Following his retirement, he went to work as a professional at Shrewsbury school, where he was to replace William Attewell as a young Neville Cardus's colleague. As Cardus recalled in his Autobiography, "When I went back to Shrewsbury in 1913, I suffered a loss. I entered the house of Mrs. Rodenhurst and at once asked whether Attewell had arrived yet. 'No,' said Mrs. Rodenhurst; 'No, Mr. Attewell wasn't coming again to Shrewsbury; another gentleman had come instead, a Mr. Wainwright from Sheffield; he was to be the cricket instructor now, with, of course, you, Mr. Neville.' She'd heard that the School had told Mr. Attewell that they were engaging somebody else.
"...Wainwright, of Yorkshire and All-England, was of the modern school. 'Pla-ay back; get thi legs reight.' He was at the extreme to Attewell; he belonged to a period that marked a transition in the development of the social life of the English professional cricketer; he was a bridge from the simple and dignified forelock-touching William to the Hammonds and the Sutcliffes, who burnish their hair and go to Savile Row for their clothes.
"When Mrs. Rodenhurst told me of the advent to Shrewsbury of Wainwright, I asked her if he was in his room, or where. 'No,' she said, 'he went out about an hour ago. I think you'll find him in the King's Arms.' I went to the King's Arms and made my very first appearance in the bar-parlour of a public-house. The room was empty save for one man, dressed in blue serge, with a shrewd lean face. I recognised him. I had seen him playing for Yorkshire at Old Trafford. I introduced myself. 'I'm the assistant pro.,' I explained. 'Art thou?' he replied, 'well, then 'ave a drink wi' me.' I told him I didn't drink — only ginger ale. 'Christ,' he said, 'tha'rt a reight bloody cricketer.' He was a tall man, who walked as though he didn't care a damn for anybody. There was something sinister about him. Every night he got drunk as a matter of course, quietly and masterfully. One day he backed a winner at a glorious price, and towards eleven o'clock that night he and the drill-sergeant of the school arrived arm-in-arm (supporting one another) in the sitting-room of our lodgings. Very gravely Ted introduced me to the drill-sergeant, whom of course I knew very well. The drill-sergeant as gravely introduced Ted to me, then taking my arm, he whispered rather noisily in my ear, 'I'm 'fraid 'e's a l'il drunk, so I've jus' bror him h-home.' Whereupon Ted dissolved into helpless laughter and said, 'My dear sersergeant, don't be 'diculous. . . . Bror me home? Why, you ole fool, it's me that's bror you 'ome.' Then (aside), 'E's jus' a l'il drunk, so I've bror him home.' The sergeant hooted with glee. 'Bless m' soul,' he said, 'Ted; jus' lis'en t'me. If you'd bror me home, this would be my lodgin's, see? I would be 'ome, not you. See? But this is your lodgin's—so I mus' 'ave bror you 'ome. See?'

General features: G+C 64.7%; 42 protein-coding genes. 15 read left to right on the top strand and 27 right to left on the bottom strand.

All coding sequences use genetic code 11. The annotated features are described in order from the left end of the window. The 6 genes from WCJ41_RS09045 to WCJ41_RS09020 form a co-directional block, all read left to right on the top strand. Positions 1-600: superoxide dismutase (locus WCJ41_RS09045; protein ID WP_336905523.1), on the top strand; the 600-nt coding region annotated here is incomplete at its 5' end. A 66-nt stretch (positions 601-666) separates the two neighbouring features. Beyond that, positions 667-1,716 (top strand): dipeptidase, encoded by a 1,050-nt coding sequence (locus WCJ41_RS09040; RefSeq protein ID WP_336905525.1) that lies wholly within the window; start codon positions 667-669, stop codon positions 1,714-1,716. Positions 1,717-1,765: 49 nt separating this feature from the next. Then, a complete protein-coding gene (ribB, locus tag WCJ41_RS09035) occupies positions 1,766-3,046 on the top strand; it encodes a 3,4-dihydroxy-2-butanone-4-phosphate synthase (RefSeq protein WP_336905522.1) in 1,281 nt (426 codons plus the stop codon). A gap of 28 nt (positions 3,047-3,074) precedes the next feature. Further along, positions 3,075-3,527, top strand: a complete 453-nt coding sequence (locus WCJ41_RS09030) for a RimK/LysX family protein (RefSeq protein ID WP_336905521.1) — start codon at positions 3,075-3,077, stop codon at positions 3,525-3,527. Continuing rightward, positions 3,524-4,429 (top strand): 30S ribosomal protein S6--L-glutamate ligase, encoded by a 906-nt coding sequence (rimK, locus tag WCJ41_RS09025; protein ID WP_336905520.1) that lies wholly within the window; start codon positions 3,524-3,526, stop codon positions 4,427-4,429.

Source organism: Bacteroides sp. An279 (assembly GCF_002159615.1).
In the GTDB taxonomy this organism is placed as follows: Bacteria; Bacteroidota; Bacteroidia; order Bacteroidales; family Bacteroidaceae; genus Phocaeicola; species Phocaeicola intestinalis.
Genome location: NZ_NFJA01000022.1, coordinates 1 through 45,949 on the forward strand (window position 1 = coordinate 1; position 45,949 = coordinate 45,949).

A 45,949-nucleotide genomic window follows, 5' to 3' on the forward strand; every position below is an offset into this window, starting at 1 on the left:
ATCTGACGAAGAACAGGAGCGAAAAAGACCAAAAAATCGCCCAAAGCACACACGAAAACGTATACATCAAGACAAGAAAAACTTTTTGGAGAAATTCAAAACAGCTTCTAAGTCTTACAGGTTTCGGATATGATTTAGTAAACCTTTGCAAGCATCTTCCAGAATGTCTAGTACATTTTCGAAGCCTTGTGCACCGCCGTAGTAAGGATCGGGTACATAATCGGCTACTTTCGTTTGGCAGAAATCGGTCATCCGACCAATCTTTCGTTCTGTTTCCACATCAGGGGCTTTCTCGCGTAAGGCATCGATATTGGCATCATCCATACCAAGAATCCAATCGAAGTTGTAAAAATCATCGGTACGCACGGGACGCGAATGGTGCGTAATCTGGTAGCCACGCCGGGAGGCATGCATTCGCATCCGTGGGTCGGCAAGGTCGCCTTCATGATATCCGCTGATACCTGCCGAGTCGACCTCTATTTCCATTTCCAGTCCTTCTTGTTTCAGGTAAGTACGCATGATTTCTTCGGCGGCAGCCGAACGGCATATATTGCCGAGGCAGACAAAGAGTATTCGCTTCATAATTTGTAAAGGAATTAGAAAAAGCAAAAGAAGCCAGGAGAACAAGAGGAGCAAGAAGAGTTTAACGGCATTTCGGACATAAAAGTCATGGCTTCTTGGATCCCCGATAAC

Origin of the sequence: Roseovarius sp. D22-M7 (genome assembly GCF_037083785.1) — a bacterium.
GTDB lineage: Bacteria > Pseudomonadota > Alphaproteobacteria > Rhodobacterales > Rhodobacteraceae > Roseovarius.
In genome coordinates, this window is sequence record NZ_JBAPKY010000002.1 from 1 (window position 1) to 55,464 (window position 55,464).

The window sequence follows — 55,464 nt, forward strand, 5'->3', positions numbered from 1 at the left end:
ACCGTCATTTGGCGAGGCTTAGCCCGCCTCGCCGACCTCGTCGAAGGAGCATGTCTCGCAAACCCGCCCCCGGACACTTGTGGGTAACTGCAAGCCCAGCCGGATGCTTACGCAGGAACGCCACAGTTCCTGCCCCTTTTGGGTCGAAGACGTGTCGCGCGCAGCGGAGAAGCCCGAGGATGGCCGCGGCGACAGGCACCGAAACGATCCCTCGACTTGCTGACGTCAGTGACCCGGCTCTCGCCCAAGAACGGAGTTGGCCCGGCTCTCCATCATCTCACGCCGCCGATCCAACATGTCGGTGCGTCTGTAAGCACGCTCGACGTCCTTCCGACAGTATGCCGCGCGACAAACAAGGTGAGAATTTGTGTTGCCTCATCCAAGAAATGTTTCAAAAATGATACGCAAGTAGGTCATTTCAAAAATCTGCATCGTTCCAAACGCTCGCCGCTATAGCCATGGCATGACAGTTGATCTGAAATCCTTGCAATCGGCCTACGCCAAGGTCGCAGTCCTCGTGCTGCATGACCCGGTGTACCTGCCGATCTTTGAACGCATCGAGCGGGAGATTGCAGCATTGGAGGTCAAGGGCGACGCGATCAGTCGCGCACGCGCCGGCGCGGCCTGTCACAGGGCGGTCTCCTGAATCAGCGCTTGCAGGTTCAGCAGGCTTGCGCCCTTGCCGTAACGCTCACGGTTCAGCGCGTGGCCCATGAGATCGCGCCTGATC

"The syllogism was too much for Ted. He collapsed and fell on his umbrella which, though the night was hot, he had carried with him for hours neatly rolled up, and he broke it into two equal halves. We then, the sergeant and I, put him to bed, the sergeant all the time solicitously muttering, 'I bror 'im home. Jus' a l'il drunk, tha's all, pore f'ler.' Next morning Ted came down to breakfast fresh as a daisy and saw the broken halves of his umbrella which Mrs. Rodenhurst had carefully laid on the sofa. 'What the 'ell,' said Ted blankly. I told him what had occurred the night before. Ted reflected; 'Ah remember as far as commin' out of t' King's Arms wi' t' sergeant and gettin' as far as t' Royal Oak, An' Ah remembers nowt else.'